7. The Senior Counsel would submit that as per Section 9 of Guardians and Wards Act, 1890, 'ordinary residence of the child' is at Chennai since the petitioner is agreed for re-union and had given a letter stating that she will come back to Chennai for re-union and to resume matrimonial home at Chennai. Now the petitioner is acting differently and she has got the child stealthily and therefore, Section 9 of the said Act is to be applied. The term 'ordinarily resides' is to be interpreted in favour of the respondent and accordingly, ordinary residence of the child is at Chennai and the petition deserves to be dismissed.
8.This apart, the learned Senior Counsel appearing for the respondent contended that there is a life threat to the respondent in the event of transferring the case to Sivagangai District. Because, the petitioner and their parents are influential persons and they are able to attack the petitioner. In support of the arguments, the learned counsel cited the judgment of the Hon'ble Supreme Court in Ruchi Majoo Vs. Sanjeev Majoo reported in 2011(6) SCC 479. In that judgment, paragraph Nos.23 and 24 read as follows:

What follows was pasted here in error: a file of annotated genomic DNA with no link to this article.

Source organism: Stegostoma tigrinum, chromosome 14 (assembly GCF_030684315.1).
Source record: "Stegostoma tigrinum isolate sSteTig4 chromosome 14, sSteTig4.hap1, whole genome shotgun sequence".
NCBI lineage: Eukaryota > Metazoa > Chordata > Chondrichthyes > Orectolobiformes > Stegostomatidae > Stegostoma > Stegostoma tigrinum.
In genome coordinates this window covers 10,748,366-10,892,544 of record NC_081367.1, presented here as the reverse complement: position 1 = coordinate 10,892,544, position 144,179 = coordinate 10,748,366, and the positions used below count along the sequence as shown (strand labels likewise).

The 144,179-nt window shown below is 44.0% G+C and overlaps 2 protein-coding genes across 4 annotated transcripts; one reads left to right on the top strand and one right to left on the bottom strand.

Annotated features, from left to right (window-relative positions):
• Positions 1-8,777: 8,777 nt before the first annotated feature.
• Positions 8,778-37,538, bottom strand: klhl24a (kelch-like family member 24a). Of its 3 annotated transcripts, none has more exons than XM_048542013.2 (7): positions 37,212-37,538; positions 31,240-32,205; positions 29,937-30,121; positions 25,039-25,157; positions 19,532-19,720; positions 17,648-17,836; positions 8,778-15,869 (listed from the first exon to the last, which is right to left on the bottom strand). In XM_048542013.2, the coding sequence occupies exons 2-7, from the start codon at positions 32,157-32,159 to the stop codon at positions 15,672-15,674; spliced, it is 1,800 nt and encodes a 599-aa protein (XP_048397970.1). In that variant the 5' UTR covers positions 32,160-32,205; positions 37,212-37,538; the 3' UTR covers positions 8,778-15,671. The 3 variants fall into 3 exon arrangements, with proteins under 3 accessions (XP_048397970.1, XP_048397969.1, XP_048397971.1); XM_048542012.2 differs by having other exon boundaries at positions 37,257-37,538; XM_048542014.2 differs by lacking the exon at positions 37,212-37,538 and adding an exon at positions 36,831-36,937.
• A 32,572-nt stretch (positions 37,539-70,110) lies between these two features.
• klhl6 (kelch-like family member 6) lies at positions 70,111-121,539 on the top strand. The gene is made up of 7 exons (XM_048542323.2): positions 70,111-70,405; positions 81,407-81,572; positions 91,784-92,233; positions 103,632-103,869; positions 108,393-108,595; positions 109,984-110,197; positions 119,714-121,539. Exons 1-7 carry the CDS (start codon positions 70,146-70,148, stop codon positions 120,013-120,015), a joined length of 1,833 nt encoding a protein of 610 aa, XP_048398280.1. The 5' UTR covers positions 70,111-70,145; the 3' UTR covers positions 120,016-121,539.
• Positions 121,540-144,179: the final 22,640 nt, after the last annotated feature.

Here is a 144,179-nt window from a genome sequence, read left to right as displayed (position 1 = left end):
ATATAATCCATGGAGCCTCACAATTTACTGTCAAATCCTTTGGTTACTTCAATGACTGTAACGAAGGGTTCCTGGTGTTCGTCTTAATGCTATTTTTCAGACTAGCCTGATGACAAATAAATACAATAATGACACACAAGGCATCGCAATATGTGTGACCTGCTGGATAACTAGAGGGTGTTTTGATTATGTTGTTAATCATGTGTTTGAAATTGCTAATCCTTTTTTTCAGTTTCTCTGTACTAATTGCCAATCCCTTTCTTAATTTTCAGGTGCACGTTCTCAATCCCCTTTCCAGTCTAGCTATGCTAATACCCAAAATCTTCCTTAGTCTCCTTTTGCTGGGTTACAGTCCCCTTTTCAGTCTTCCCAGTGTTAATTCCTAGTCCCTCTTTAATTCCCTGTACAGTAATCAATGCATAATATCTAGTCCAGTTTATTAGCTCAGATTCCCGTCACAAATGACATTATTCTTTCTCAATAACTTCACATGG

23. Section 9 of the Guardians and Wards Act, 1890 makes a specifid provision as regards the jursidiction of the court to entertain a claim for grant of custody of a minor. While sub section (1) of Section 9 identifies the court competent to pass an order for the custody of the person of the minor, sub-sections (2) and (3) thereof deal with courts that can be approached for guardianship of the property owned by the minor. Section 9(1) alone is, therefore, relevant for our purse It says:
9. Court having jurisdiction to entertain application .-(1)If the application is with respect to the guardianship of the person of the minor, it shall be made to the District Court having jurisdiction in the place where the minor ordinarily resides.
24. It is evident from a bare reading of the above that the solitary test for determining the jurisdiction of the court under Section 9 of the Act is the ''ordinary residence of the minor. The expression used is where the minor ordinarily resides . Now whether the minor is ordinarily residing at a given place is primarily a question of intention which in turn is a question of fact. It may at best be a mixed question of law and fact, but unless the jurisdictional facts are admitted it can never be a pure question of law, capable of being answered without an enquiry into the factual aspects of the controversy .